So your business had decided that it would maintain an active presence on social networking sites, namely Facebook, Twitter, and Pinterest. Moreover, it’s also been decided that your marketing team will just create one or two content items per day and post it simultaneously on all the platforms.
Great. It’s fast and efficient, right?
Although it may save you a lot of time to make your posts universal to all social media, it may not be a good idea if your goal is to generate positive responses from your audience. You see, each networking site operates differently from one another, and the way to attract people towards your post is just as different.
There is no foolproof recipe, but there can be guidelines that can help you optimize your posts based on the tastes and preferences of each social media fan:
- Be a positive ray of light. Facebook users are generally attracted to things that breed positivity. It makes them excited and cheerful, resulting to positive responses.
- Be trivial. People want to learn new things on Facebook, and they are willing to keep on reading as long as you have a catchy title and an intriguing lead.
- Include images. The biggest rate of engagement on Facebook is generated by images. Make it attractive, vivid, and artistic. Include people and faces, doing something candidly.
- Be mobile-friendly. A growing proportion of Facebook users are going mobile, so make sure your posts are just as attractive when viewed on a mobile device.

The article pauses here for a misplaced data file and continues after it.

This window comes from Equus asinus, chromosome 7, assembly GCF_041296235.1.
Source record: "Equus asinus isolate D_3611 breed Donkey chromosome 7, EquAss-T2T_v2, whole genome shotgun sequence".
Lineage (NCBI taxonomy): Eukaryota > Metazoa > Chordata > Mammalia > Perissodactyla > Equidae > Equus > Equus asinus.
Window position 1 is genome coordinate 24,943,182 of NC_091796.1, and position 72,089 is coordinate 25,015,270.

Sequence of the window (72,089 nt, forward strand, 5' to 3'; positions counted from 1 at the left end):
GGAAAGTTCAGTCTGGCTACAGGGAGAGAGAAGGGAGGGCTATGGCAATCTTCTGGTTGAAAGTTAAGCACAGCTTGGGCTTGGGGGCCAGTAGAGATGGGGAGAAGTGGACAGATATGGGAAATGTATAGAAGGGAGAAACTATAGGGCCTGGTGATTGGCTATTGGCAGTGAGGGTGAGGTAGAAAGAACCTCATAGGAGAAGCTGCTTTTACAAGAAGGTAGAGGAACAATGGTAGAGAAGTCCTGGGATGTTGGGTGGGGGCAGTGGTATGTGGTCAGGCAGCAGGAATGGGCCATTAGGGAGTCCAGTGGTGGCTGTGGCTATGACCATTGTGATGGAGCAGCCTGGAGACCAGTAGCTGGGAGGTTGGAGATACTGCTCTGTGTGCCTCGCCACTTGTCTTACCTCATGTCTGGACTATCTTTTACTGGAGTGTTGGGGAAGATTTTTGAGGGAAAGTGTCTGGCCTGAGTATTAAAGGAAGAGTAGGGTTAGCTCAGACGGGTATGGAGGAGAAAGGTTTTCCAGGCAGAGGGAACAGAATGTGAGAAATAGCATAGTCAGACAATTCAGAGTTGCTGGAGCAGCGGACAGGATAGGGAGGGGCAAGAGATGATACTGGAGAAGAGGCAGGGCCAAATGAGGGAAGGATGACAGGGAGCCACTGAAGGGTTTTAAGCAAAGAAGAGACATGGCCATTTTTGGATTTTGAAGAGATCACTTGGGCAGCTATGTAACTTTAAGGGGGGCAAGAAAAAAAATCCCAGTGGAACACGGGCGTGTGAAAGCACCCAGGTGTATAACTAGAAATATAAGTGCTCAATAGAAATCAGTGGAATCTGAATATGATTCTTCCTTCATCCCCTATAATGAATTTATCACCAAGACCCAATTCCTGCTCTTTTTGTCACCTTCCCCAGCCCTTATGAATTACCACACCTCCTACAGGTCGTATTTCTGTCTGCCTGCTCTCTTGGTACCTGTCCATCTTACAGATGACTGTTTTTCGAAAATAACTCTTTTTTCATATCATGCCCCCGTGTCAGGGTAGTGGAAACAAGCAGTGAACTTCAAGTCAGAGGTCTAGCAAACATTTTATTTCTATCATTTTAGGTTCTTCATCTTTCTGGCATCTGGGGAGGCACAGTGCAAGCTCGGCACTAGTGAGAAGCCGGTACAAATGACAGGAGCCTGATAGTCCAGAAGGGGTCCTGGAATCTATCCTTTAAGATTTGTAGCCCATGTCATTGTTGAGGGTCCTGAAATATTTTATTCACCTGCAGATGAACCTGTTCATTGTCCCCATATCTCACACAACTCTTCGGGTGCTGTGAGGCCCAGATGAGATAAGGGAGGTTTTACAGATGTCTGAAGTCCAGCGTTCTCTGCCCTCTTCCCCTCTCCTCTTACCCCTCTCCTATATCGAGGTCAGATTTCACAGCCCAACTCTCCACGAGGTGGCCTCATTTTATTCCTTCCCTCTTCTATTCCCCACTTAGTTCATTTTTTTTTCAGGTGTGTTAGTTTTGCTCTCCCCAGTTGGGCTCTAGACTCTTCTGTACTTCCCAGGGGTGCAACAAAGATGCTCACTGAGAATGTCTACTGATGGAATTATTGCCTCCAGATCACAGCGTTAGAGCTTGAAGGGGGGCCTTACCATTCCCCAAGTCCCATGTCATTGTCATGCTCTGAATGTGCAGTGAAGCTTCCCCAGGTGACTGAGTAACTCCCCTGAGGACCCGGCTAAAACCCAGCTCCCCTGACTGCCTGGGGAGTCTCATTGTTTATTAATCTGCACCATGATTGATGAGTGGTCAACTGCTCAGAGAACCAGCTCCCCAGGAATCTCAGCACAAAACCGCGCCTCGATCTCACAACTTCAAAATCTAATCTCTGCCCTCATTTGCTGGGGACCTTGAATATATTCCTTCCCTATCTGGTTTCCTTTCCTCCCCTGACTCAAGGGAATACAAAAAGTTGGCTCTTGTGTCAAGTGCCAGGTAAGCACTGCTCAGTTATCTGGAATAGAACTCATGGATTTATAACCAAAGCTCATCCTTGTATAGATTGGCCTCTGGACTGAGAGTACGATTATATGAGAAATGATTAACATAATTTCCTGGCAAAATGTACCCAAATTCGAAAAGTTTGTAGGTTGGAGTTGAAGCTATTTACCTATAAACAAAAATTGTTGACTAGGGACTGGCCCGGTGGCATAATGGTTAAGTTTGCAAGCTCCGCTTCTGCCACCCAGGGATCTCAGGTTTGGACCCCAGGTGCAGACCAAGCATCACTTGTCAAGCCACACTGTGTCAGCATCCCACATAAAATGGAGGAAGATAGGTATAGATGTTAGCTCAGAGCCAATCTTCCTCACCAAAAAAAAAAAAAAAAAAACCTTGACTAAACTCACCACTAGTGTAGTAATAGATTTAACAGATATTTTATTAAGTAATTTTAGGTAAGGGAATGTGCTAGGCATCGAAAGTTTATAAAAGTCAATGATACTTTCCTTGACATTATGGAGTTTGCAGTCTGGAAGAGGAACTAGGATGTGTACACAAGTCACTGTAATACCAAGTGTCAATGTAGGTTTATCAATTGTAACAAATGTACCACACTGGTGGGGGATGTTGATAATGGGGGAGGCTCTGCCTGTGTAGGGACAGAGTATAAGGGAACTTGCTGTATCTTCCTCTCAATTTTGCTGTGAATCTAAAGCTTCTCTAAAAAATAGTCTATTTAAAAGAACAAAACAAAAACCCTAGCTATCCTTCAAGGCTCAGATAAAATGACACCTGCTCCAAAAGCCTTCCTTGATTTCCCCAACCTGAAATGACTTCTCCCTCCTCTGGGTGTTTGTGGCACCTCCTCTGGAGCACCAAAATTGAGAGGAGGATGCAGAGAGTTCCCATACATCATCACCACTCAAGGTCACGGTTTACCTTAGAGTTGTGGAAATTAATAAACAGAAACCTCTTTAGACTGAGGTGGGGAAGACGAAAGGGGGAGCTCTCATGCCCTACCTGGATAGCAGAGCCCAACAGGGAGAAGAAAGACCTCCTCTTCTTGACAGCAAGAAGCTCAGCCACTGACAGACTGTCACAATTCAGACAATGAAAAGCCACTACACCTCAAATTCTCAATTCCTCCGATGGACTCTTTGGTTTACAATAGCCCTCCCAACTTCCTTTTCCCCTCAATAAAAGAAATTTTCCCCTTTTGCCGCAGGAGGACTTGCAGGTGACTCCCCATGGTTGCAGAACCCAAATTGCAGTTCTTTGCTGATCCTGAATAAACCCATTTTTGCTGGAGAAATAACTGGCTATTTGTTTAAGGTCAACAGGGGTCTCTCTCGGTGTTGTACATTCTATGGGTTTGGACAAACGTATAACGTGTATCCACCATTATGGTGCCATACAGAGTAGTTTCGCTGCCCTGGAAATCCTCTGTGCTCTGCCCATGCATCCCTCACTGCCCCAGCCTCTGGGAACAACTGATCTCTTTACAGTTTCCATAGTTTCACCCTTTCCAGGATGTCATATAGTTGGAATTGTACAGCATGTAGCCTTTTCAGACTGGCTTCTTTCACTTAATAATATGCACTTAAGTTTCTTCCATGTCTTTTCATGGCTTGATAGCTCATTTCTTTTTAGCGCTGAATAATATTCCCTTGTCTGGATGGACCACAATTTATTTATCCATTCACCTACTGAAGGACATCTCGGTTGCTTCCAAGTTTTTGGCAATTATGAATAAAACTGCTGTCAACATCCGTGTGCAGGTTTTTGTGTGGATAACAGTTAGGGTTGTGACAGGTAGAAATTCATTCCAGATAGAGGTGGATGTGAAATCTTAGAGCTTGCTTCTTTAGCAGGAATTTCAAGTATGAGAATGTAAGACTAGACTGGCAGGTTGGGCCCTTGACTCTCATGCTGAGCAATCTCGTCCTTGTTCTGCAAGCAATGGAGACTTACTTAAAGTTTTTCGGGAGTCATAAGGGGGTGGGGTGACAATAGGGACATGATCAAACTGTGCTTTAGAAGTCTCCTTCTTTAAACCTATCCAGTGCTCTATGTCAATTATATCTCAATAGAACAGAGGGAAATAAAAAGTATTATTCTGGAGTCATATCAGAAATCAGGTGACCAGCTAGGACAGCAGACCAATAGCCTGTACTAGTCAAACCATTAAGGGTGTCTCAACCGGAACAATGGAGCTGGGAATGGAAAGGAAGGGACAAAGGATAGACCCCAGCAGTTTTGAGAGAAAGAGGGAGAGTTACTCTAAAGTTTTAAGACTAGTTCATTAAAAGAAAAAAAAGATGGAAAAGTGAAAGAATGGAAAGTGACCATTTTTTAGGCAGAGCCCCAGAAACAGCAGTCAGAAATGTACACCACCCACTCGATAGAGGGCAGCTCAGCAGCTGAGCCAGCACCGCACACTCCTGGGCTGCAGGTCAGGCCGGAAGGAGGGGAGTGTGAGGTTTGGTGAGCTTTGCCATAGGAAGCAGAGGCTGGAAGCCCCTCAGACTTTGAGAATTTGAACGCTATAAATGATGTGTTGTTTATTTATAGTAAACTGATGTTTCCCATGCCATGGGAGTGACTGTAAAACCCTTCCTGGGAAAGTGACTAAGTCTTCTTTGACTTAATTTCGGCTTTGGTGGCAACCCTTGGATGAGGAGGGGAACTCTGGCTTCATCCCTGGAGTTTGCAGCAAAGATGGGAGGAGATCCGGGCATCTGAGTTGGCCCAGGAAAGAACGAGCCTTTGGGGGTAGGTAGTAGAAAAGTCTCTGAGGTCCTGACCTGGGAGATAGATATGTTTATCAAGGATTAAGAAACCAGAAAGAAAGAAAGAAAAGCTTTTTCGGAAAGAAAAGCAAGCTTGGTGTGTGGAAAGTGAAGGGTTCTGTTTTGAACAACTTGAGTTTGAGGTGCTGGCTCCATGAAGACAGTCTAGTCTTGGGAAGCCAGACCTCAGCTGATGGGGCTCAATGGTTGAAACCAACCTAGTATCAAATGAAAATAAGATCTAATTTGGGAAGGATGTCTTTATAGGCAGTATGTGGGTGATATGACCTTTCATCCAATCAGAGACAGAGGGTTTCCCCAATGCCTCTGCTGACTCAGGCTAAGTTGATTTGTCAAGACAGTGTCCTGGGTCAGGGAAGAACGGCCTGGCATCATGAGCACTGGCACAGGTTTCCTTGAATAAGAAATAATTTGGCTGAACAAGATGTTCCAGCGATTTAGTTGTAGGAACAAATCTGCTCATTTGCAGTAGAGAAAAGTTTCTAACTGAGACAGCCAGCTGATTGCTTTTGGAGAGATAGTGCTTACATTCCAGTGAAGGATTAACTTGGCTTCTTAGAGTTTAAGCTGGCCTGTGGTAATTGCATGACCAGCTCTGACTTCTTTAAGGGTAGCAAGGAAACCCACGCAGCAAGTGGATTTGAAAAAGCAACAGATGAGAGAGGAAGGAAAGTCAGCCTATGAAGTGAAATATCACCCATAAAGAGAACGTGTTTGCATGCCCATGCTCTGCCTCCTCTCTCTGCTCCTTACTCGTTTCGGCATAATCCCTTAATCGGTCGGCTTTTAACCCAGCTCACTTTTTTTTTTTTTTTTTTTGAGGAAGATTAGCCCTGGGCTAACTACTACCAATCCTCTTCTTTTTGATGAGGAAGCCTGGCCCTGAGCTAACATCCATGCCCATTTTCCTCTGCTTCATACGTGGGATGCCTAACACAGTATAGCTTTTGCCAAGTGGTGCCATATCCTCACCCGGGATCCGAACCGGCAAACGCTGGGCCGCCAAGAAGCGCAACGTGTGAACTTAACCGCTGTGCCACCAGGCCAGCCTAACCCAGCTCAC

- Clear call to action. Followers must know exactly what you want them to do. Don’t confuse them by covert instructions or ambiguous text.
- Shorten URLs. Make the most of your 140 characters by shortening links. Use bit.ly or other shorteners. It makes your tweets look neat, too.
- Don’t sacrifice grammar and spelling. You’re a business, not a celebrity. You need to maintain a professional language for distinction.
- Interact. Use the power of influencers. Retweet or mention them so they could aid you in spreading your message.
- No human faces. Studies have shown that human faces in Pinterest posts lessen the chances of being shared or responded to. Focus on physical products and services instead.
- Be artistic. Use multiple, dominant colors in images. Make red your favorite color. Don’t let your background take up most of the image space. Better yet, hire an in-house professional to enhance your images.
- Be impeccable. Pinterest users usually stay up late. Unlike Facebook and Twitter which peak during the afternoons, Pinterest is still an active ground at night from 8PM until 1AM.
- Tap your feminine side. 4/5 of Pinterest users are females, so if you want to engage them, you have to tickle their womanly bones.
This content originally appeared at Sales and Marketing Blog.
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